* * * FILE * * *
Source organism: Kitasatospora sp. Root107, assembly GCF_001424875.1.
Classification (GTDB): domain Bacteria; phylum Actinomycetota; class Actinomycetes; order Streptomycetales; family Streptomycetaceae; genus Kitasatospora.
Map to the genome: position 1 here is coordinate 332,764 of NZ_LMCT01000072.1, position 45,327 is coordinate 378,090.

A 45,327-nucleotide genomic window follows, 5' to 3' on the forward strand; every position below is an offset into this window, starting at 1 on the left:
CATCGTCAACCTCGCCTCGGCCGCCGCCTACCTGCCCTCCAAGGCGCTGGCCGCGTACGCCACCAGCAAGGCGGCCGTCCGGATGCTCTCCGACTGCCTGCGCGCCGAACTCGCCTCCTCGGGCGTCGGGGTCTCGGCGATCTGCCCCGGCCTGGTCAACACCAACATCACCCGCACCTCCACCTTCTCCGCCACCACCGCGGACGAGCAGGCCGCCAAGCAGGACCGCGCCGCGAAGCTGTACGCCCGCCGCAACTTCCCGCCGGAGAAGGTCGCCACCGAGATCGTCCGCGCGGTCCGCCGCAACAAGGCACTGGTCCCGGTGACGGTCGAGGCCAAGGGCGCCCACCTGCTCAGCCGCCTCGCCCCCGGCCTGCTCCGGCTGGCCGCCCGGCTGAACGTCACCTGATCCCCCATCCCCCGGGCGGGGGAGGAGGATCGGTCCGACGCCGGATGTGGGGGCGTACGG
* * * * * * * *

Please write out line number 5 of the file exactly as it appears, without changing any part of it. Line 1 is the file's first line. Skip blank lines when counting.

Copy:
CATCGTCAACCTCGCCTCGGCCGCCGCCTACCTGCCCTCCAAGGCGCTGGCCGCGTACGCCACCAGCAAGGCGGCCGTCCGGATGCTCTCCGACTGCCTGCGCGCCGAACTCGCCTCCTCGGGCGTCGGGGTCTCGGCGATCTGCCCCGGCCTGGTCAACACCAACATCACCCGCACCTCCACCTTCTCCGCCACCACCGCGGACGAGCAGGCCGCCAAGCAGGACCGCGCCGCGAAGCTGTACGCCCGCCGCAACTTCCCGCCGGAGAAGGTCGCCACCGAGATCGTCCGCGCGGTCCGCCGCAACAAGGCACTGGTCCCGGTGACGGTCGAGGCCAAGGGCGCCCACCTGCTCAGCCGCCTCGCCCCCGGCCTGCTCCGGCTGGCCGCCCGGCTGAACGTCACCTGATCCCCCATCCCCCGGGCGGGGGAGGAGGATCGGTCCGACGCCGGATGTGGGGGCGTACGG